Study suggests poorer outcomes for patients with stroke hospitalized on weekends

July 9, 2012

A study of patients with stroke admitted to English National Health Service public hospitals suggests that patients who were hospitalized on weekends were less likely to receive urgent treatments and had worse outcomes, according to a report published Online First by Archives of Neurology.

Studies from other countries have suggested higher mortality in patients who were admitted to the hospital on weekends for a variety of medical conditions, a phenomenon known as "the weekend effect." However, other studies have not identified an association between the day of admission and due to stroke, so the debate over "the weekend effect" continues, according to the study background.

William L. Palmer, M.A., M.Sc., of Imperial College and the National Audit Office, and colleagues conducted a study of patients admitted to hospitals with stroke from April 2009 through March 2010, accounting for 93,621 admissions.

Performance across five of six measures was lower on weekends, with one of the largest seen in rates of same-day brain scans (43.1 percent on weekends compared with 47.6 percent on weekdays). Also, the rate of seven-day, in-hospital mortality for Sunday admissions was 11 percent compared with a mean (average) of 8.9 percent for weekday admissions, according to study results.

"We calculated that approximately 350 potentially avoidable in-hospital deaths occur within seven days each year and that an additional 650 people could be discharged to their usual place of residence within 56 days if the performance seen on weekdays was replicated on weekends," the authors comment.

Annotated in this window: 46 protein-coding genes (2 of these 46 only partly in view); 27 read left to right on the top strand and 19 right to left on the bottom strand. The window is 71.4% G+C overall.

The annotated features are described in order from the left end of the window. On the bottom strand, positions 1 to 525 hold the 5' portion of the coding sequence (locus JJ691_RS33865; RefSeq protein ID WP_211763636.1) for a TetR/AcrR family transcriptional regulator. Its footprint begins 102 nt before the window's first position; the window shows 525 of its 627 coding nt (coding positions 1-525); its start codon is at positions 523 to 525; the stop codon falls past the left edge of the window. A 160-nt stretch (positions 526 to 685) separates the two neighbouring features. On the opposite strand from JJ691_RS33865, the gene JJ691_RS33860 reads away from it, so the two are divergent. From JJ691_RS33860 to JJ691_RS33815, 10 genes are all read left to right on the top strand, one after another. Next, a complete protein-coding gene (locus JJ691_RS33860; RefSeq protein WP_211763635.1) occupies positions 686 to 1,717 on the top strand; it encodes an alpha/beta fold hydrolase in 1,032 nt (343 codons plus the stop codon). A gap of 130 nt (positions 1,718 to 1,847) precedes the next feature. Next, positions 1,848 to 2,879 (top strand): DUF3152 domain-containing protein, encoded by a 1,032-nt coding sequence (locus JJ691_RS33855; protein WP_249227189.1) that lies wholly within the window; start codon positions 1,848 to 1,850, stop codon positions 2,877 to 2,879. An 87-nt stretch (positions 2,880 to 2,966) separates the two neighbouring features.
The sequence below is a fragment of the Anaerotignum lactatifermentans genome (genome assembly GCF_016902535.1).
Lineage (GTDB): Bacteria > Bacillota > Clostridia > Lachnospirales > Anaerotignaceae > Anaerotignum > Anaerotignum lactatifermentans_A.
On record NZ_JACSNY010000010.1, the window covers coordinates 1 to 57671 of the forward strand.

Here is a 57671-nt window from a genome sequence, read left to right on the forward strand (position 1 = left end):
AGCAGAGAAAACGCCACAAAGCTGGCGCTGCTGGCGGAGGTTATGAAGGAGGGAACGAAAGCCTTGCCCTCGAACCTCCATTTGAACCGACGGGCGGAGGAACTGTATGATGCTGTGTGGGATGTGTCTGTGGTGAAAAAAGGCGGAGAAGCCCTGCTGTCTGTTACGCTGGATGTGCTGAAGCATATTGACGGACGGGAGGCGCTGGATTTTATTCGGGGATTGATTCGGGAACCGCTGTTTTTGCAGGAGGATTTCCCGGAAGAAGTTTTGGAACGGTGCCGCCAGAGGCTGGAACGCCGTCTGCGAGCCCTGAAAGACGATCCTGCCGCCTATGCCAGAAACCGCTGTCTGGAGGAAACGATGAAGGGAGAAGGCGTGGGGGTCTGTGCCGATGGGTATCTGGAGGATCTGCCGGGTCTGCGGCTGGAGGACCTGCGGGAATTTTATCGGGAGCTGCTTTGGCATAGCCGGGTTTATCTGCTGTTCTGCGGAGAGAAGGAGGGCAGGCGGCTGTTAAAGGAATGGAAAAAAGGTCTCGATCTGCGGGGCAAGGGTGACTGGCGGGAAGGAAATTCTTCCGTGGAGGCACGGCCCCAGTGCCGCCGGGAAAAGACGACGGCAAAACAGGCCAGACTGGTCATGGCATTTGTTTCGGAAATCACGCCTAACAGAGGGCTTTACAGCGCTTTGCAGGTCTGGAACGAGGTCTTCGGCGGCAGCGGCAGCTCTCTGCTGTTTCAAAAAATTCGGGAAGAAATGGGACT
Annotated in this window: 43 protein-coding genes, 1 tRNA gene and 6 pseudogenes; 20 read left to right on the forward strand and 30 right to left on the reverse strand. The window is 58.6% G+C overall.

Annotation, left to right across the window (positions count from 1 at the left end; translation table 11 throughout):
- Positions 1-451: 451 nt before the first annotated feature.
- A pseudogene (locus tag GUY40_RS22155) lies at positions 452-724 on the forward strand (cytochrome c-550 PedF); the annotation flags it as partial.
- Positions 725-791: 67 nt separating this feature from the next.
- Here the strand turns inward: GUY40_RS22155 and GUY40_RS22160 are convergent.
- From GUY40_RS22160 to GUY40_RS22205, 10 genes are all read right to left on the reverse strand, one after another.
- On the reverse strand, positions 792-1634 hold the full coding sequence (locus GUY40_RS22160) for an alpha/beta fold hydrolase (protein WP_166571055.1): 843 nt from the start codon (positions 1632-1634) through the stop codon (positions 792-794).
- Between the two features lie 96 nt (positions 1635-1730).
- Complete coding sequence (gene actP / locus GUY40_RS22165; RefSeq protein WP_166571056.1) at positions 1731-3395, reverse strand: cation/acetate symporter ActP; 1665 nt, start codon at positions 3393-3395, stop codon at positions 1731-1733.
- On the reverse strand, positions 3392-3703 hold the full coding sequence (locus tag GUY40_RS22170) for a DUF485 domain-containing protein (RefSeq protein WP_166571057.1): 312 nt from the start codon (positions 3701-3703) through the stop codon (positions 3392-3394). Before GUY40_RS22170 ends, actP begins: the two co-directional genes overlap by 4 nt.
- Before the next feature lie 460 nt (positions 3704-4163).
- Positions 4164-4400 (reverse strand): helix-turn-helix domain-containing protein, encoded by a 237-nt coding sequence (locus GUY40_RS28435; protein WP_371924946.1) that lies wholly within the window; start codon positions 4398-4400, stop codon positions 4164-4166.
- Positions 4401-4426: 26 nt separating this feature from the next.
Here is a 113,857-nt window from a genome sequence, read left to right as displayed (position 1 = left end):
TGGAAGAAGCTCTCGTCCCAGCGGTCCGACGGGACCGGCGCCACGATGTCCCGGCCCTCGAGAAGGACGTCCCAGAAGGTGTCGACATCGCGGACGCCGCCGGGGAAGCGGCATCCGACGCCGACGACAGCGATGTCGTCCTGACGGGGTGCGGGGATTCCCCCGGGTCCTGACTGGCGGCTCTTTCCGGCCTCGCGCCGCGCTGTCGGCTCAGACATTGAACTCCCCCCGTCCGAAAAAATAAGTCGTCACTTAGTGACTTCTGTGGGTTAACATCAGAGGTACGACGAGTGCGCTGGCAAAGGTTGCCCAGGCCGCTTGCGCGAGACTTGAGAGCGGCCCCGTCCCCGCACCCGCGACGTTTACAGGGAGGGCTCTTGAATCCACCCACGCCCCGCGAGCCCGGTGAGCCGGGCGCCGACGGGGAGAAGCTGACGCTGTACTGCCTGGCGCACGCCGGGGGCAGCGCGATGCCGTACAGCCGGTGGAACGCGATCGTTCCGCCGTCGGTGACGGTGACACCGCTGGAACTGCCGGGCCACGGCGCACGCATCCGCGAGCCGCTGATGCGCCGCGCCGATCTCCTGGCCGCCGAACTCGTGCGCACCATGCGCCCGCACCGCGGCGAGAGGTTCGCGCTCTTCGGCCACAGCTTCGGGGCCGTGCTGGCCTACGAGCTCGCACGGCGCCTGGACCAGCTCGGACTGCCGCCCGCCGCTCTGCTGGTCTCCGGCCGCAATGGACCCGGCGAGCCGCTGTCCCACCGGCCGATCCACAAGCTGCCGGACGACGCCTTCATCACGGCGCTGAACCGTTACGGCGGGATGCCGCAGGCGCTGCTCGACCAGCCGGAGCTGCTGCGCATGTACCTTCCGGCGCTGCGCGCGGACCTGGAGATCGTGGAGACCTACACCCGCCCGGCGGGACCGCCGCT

Explore further: Better scheduling of admissions can reduce crowding at children's hospitals

More information: Arch Neurol. Published online July 9, 2012. doi:10.1001/archneurol.2012.1030

Related Stories

Better scheduling of admissions can reduce crowding at children's hospitals

May 24, 2011
Too many admissions at a hospital at one time can put patients at risk. A new study published today in the Journal of Hospital Medicine suggests that "smoothing" occupancy over the course of a week could help hospitals reduce ...

Recommended for you

Study reveals breakthrough in decoding brain function

September 25, 2017
If there's a final frontier in understanding the human body, it's definitely not the pinky. It's the brain.

Overturning widely held ideas: Visual attention drawn to meaning, not what stands out

September 25, 2017
Our visual attention is drawn to parts of a scene that have meaning, rather than to those that are salient or "stick out," according to new research from the Center for Mind and Brain at the University of California, Davis. ...

A brain system that builds confidence in what we see, hear and touch

September 25, 2017
A series of experiments at EPFL provide conclusive evidence that the brain uses a single mechanism (supramodality) to estimate confidence in different senses such as audition, touch, or vision. The study is published in the ...

Brain guides body much sooner than previously believed

September 25, 2017
The brain plays an active and essential role much earlier than previously thought, according to new research from Tufts University scientists which shows that long before movement or other behaviors occur, the brain of an ...

The rat race is over: New livestock model for stroke could speed discovery

September 25, 2017
It is well-known in the medical field that the pig brain shares certain physiological and anatomical similarities with the human brain. So similar are the two that researchers at the University of Georgia's Regenerative Bioscience ...

Touching helps build the sexual brain

September 21, 2017
Hormones or sexual experience? Which of these is crucial for the onset of puberty? It seems that when rats are touched on their genitals, their brain changes and puberty accelerates. In a new study publishing September 21 ...

0 comments

Please sign in to add a comment. Registration is free, and takes less than a minute. Read more

Click here to reset your password.
Sign in to get notified via email when new comments are made.